I’ve always been inspired by lettering artist Jessica Hische, and designing a custom typeface for a movie has been a dream of mine. Her work on Wes Anderson’s “Moonrise Kingdom" in 2012, where she created a custom typeface for titles, credits, posters, and marketing materials, left a lasting impression. In Anderson’s mid-career films, he often leaned on the font Futura, including my favorite "The Life Aquatic with Steve Zissou.”
Although Futura is an acceptable font for this film — it was inspired by the life of Jacques-Yves Cousteau, who also used Futura – I believe there’s room for something different.
By capturing the film’s playful, retro, handcrafted, and gentle essence, I aimed to create a custom typeface that not only embodies its unique identity but also adds a fresh and captivating dimension to the visual storytelling.

My research began with the typography popular in the 60s and 70s, the era of the film’s inspiration. I studied the relationships between the proportions and the negative space. After discovering the quirky characters of a bistro sign, I was able to pick and choose what worked and refine my concept into a workable typeface.

To achieve the hand-made quality of the film, I began drawing letterforms on tracing paper. I was able to quickly explore different styles that would benefit me later when creating multiple masters in my Glyphs file.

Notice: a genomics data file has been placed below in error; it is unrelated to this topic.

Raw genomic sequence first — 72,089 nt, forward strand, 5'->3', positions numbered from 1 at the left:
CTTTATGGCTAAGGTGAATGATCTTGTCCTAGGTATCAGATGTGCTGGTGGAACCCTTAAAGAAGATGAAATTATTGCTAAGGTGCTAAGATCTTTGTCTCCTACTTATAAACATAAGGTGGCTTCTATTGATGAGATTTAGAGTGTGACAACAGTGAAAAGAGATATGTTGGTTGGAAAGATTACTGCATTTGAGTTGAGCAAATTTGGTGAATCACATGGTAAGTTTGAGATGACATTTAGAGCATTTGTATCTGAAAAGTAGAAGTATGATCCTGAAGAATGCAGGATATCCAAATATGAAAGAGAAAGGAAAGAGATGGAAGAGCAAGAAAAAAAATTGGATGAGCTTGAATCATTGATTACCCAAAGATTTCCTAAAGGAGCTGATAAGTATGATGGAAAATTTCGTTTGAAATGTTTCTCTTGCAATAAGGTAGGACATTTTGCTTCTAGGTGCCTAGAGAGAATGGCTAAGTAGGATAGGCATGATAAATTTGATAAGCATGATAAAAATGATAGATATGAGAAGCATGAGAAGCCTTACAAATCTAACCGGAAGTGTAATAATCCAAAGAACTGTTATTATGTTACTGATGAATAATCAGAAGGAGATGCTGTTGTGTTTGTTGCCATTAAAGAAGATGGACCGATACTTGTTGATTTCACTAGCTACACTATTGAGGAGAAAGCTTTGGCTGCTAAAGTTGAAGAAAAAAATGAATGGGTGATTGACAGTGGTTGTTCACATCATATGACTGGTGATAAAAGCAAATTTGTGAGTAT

The charm of Aquanaut lies in its delightfully irregular letterforms. Each character embodies a sense of whimsy and adventure, reflecting the handcrafted nature of the font. Aquanaut’s serifs carry a unique character, reminiscent of the graceful waves of the ocean and the gentle curvature of sea creatures. These flowing serifs, combined with carefully balanced proportions, give the font a harmonious and inviting presence, inviting readers to embark on a typographic journey.

Aquanaut’s versatility is exemplified through its range of styles. The Regular style forms the heart of the typeface, showcasing its whimsical yet refined character. The Italic style introduces a sense of movement and expressiveness, evoking the ebb and flow of the ocean. The Display style amplifies Aquanaut’s unique features, demanding attention with its dramatic presence. Finally, the Black style makes a bold statement, exuding strength and confidence.

In conclusion, the journey of designing Aquanaut  has been a fulfilling exploration of typography, creativity, and storytelling. Drawing inspiration from the masterful work of lettering artist Jessica Hische and the distinctive visual world crafted by Wes Anderson, Aquanaut captures the essence of adventure, quirkiness, and retro-futurism that define the film.

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